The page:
I have before me a series of political news magazines collected over recent weeks. The obituaries page is not one I usually turn to first, but having read two obituaries from one of the magazines, and scanned the others for similarities, I see a theme emerging, a consistent grammatical error; namely, putting a full stop where a woman should be.
Example: ‘X was born in Wiltshire in 1943, the son of an RAF pilot.’ ‘Y was born in Reading in 1917, son of an engineer.’ Really? Only one parent?? That full stop, it really bothers me! I’m guessing the mothers in question didn’t have careers of any journalistic interest, or not to the journalists who penned the obituaries. But I’m a reader and I’m interested. In fact, the perceived lack of career is itself interesting, and worth at least a brief mention, lest we forget that the careers and achievements of billions of men are built on the child-raising, house-keeping, self-sacrificing service of wives, mothers, and other women.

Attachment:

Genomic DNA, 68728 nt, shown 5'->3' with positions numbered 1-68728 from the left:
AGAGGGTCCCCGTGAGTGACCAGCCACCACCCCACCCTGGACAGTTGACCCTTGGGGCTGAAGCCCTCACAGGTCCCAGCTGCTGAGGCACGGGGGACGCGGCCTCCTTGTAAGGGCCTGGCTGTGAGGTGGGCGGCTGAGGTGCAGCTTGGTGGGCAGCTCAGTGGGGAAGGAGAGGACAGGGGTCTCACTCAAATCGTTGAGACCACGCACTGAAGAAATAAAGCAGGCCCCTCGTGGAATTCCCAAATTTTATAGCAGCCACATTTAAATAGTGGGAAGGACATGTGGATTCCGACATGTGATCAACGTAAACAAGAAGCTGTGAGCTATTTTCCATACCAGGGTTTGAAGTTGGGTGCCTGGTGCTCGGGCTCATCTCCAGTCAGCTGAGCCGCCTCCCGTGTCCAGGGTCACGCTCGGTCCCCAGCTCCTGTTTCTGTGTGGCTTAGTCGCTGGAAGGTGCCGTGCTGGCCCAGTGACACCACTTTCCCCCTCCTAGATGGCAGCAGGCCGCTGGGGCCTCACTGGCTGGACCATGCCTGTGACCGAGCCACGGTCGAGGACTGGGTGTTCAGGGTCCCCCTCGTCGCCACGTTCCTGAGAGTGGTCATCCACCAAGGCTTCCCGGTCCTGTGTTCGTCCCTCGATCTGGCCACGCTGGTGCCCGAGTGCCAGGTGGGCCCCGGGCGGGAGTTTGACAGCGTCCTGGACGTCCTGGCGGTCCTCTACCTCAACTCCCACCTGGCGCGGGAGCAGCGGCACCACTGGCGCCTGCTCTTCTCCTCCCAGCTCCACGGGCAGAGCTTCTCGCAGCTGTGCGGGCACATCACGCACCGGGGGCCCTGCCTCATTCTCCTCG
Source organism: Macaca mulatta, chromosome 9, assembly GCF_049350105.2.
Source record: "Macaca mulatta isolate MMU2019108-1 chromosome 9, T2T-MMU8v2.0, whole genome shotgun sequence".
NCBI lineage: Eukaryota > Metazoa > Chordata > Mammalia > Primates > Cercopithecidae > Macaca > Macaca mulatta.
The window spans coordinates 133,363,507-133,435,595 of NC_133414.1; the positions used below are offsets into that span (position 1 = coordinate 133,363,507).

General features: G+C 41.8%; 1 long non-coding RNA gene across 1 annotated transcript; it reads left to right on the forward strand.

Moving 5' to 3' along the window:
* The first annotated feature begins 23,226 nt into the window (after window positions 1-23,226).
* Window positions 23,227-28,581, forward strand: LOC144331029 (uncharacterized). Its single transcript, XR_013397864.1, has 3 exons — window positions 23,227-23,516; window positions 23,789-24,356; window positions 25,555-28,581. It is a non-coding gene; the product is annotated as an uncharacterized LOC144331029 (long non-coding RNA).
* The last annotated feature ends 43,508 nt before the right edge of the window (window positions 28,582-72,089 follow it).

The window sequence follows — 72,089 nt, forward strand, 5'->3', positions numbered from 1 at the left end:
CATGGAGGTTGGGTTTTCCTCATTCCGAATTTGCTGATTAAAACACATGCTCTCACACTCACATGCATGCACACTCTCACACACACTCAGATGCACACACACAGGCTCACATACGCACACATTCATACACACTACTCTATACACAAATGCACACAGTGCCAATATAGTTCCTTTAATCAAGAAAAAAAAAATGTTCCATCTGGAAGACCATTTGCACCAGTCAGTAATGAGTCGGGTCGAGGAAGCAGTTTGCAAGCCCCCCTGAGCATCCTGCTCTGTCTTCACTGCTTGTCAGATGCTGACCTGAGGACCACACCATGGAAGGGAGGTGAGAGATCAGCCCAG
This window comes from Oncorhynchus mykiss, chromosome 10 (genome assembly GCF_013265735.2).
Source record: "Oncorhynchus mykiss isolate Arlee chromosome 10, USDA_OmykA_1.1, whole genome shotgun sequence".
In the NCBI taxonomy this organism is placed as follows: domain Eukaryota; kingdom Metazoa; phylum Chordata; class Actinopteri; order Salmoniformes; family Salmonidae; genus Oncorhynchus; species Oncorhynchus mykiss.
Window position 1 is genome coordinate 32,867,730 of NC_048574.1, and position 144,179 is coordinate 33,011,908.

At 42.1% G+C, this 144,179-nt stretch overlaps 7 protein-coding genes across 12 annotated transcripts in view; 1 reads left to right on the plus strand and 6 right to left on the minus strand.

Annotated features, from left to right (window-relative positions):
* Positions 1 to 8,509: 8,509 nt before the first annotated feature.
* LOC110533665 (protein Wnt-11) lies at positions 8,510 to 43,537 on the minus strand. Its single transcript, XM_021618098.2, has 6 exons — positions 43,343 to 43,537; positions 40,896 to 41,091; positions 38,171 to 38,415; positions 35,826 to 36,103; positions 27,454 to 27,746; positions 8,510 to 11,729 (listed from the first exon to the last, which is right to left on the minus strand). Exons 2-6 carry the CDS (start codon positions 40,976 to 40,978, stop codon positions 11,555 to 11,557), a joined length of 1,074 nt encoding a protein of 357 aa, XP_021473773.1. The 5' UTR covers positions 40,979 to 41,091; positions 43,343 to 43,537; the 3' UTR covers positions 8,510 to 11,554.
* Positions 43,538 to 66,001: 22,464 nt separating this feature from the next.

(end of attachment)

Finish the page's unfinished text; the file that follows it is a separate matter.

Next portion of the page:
So what if ‘housewife’ sounds boring. It often is. At the very least then the sentence should read, ‘X was born in Wiltshire, the son of an RAF pilot and a woman who spent 18 hours in agonising labour to bring him forth, before devoting the best years of her life to raise him.’ Even in a worst case scenario where mum abandoned the family, or her life went off the rails, or worse, she remained a housewife, she is still a crucial part of this newsworthy deceased person’s story. For the fact remains that the woman is always present at the birth of her child; the same is not true of fathers.
Since most obituaries are dedicated to men, is it not basic politeness to honour the women who gave them birth? It takes the patience of a saint and nerves of steel to raise a family and do it well. If you don’t like the word ‘housewife,’ make a new word. The Bible describes Jesus as son of God, ‘born of a woman’ (Gal. 4:4). That’s a two thousand year old biography and this is 2015. It’s time to fill in the blank.